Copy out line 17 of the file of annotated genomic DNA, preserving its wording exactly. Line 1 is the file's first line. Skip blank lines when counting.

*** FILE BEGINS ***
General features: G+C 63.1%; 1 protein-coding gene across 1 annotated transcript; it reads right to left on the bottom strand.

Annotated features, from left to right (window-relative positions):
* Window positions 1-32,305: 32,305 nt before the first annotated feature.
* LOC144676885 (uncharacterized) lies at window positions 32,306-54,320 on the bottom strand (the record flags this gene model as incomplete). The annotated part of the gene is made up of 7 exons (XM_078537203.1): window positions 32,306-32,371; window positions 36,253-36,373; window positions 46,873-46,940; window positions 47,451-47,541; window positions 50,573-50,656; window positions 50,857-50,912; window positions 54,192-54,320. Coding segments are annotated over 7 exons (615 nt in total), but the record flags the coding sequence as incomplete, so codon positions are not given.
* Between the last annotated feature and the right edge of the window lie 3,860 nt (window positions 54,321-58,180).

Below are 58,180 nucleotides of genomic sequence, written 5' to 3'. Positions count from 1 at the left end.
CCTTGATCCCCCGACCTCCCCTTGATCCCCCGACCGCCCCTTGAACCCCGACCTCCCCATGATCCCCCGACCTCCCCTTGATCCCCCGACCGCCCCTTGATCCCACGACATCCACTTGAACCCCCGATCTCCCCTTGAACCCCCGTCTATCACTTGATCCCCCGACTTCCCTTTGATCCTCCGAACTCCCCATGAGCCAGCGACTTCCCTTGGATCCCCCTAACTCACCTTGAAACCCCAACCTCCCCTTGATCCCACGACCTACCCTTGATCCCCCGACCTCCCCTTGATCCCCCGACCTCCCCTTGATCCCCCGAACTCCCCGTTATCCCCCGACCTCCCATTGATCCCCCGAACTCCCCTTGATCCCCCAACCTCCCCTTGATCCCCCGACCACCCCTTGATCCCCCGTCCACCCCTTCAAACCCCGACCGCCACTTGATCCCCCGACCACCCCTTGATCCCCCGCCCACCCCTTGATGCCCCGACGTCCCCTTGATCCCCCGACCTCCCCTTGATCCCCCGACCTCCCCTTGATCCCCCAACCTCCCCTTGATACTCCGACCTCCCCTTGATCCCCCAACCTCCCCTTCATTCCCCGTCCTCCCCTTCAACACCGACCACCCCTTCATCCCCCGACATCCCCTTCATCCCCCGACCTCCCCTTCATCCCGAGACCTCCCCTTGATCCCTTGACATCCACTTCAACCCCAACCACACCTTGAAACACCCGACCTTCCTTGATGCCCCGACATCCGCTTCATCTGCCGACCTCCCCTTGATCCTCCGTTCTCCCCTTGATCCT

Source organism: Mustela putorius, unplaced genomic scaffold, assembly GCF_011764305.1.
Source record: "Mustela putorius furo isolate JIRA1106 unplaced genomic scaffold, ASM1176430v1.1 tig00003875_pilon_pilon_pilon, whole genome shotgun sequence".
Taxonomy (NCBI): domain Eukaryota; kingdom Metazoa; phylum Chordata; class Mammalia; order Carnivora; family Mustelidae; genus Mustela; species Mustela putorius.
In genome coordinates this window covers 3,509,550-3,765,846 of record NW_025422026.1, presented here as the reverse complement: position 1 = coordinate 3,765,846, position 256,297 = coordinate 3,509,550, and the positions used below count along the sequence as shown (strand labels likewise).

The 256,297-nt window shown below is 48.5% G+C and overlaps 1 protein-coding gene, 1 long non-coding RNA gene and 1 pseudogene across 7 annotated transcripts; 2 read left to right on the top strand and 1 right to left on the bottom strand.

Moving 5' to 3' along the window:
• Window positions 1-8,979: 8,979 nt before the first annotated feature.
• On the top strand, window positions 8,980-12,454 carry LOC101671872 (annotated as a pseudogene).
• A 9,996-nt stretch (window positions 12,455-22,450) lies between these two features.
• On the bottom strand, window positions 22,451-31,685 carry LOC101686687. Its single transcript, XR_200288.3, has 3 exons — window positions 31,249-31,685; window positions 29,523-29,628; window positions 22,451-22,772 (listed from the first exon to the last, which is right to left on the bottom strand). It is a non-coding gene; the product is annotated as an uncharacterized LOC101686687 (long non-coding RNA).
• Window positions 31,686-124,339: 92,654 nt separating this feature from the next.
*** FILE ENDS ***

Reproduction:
• On the bottom strand, window positions 22,451-31,685 carry LOC101686687. Its single transcript, XR_200288.3, has 3 exons — window positions 31,249-31,685; window positions 29,523-29,628; window positions 22,451-22,772 (listed from the first exon to the last, which is right to left on the bottom strand). It is a non-coding gene; the product is annotated as an uncharacterized LOC101686687 (long non-coding RNA).